The first thing you need to know about Kate Bornstein is she is a compassionate person. She weaves A Queer and Pleasant Danger (May 1, 2012, Beacon Press) from great lengths of compassion and love. This isn’t just a book, she hasn’t produced a litany of entertaining anecdotes for mass consumption. Her memoirs are a love letter written for her daughter, Jessica, whom she hasn’t seen in thirty years and her grandchildren whom she’s never met. Kate is a former Scientologist and her daughter and grandchildren were born into Scientology and are still in it. As a former Scientologist, the church declared her a suppressive person, an SP; for her to contact someone in the church would destroy that person’s life. As much as she wants to see her daughter again, know she is safe, and tell her she is loved, Kate cannot bring herself to shatter the only world her daughter has ever known. That is compassion; that is love. And that is the purpose behind her book. It is an open love letter to her family in case they ever wonder about and try to find her. You and I, Sweetie, are just lucky folk who get to eavesdrop.

And the reader should feel lucky, because there is a serious lack of authors like Katherine “Auntie Kate” Bornstein in the literary world. Her compassion, honesty, service, and humour are rare and beautiful traits in a society supersaturated with anemic pop culture. She was the first person without a gender I met. Initially we met on paper, in the lines of her wonderful primer, My Gender Workbook. Like Kate, I had been designated male at birth and was living that way, had lived that way for thirty-four years. I scoured amazon.com for the best possible hey-you’re-a-girl-trapped-in-a-man’s-body-but-don’t-give-up-hope-you-have-options book on the market; there are surprisingly few books in this niche. As I surfed the electronic pipeline, I kept coming back to Kate’s My Gender Workbook. It seemed too light, too comfortable with itself and it’s readership, too fun. The book’s subtitle convinced me to buy it: how to become a real man, a real woman, the real you, or something else entirely. This spoke of compassion. Kate genuinely wants to help her readers figure out who they are. Now, fourteen years later, Kate is bringing that same compassion to her memoirs.

The compassion isn’t just for her daughter, grandchildren, and readers. Everyone that Kate writes about in her memoirs she treats with the same tenderness. The world is Kate Bornstein’s lover and she is a gentle partner. Perhaps, it comes from her time as a bottom, the dominated, in the S&M community, though, I suspect, it is from her being a bottom throughout her life. This is something else you should know about Kate: she has always submitted to and served others. From early on she formed herself to the will of others, the world’s daddies, starting with her own daddy. By today’s standards Paul Bornstein would be considered an emotionally abusive man, a self-proclaimed male chauvinist pig who could have served as inspiration for Norman Lear‘s Archie Bunker. Kate recognises that Paul was a cruel man. She is under no delusions about that, but she also sees the good, sometimes just potential good, that was in him. Throughout Queer and Pleasant there is never a sense of judging him, just telling the truth about who he was and what growing up as a son who was really a daughter was like in his household. She doesn’t hide his attitudes and flaws; she accepts that this was who he was without sugar-coating, just truth. She does the same when talking about L. Ron Hubbard and life in the Church of Scientology. She lays the truth about Hubbard before you. She doesn’t demonise him, he does that well enough on his own, what she does is treat “the Old Man” with the same honesty and acceptance she does her daddy. Even as she reflects on Hubbard’s death, there is compassion:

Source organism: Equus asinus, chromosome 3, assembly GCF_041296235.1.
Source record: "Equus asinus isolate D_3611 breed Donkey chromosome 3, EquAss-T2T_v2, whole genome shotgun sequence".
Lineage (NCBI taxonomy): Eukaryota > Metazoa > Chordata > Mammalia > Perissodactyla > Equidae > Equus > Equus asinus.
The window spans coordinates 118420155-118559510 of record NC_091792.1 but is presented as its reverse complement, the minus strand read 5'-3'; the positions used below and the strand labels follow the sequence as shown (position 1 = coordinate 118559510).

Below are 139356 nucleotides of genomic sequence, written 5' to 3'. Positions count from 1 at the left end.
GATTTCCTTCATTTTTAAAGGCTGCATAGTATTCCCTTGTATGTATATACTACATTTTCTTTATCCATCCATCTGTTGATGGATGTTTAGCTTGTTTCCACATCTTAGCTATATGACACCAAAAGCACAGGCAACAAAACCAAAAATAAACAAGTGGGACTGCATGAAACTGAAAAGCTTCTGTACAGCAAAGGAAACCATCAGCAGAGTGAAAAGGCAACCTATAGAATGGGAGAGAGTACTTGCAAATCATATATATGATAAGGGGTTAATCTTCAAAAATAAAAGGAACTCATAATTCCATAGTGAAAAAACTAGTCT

“No one’s come forward online to say they were there when the Old Man was lost, or that they held his hand and cried with him. If I’d been there, I would have.”

I don’t think I could have called up that type of compassion for a man who treated people the way Hubbard did, but Kate is a bottom, and from the bottom it is easier to see just how messed up we all are. And that’s truth.

This is the next thing you should know about Kate, she has an unwavering commitment to honesty. She tells Jessica and us at the start of Queer and Pleasant that, despite the label of suppressive person and the implication of being a spinner of lies, she will tell the truth. Even when she exaggerates or tells you how she wishes things could have happened she still relates what really happened. This is the aspect of Kate’s narrative that drew me in like a walleye on a fishing line. I spent thirty years lying to everyone by pretending to be a boy; now that I’m done playing at boy and living as girl, I don’t have time for lies. And neither does Kate. She went through a myriad of personalities and ways of living, each, she says, its own unique way of being gendered; she married and divorced three times; she did some cruel things to people who didn’t deserve it; she touched a number of people in very deep and intimate ways. She bares all this to her readers with unflinching honesty. But, like I said, this is a love letter and love is honest even when it means showing your own darkness.

Her memoirs, however, are not a Robert Lowell confessional; they do not dwell in the darkness. Like her other works, there is a wry sense of humour that infuses Queer and Pleasant. This is the last thing you need to know about Kate, she possess a levity that enables her to see the humour in the bizarre situations she’s come through. Her pop culture riffs and Doctor Who allusions make her memoirs a joy to read. How can a person who has served in the church of a mediocre science fiction writer who espoused the idea we are all thetans from the Galactic Empire who were shot out of an erupting volcano into a soul catcher and joined with cave dwellers not see the humour in life? How can a female placed in a male body by a cosmic prankster of a God not approach her story with a little self-deprecating humour and a lot of irony? For all the trauma and trials she went through Kate is still remarkably vivacious. If you need proof just consider the book’s subtitle: the true story of a nice Jewish boy who joins the Church of Scientology and leaves twelve years later to become the lovely lady she is today.

Reading A Queer and Pleasant Danger was a pleasure for me. I learned more about a heroine as important to me as my Mommy and Grandma, but more important I learned lessons about compassion, love, truth, service, and humour. Thank you, Auntie Kate, for being the lovely lady you are and for sharing that with us. And I promise, I won’t take the personality test.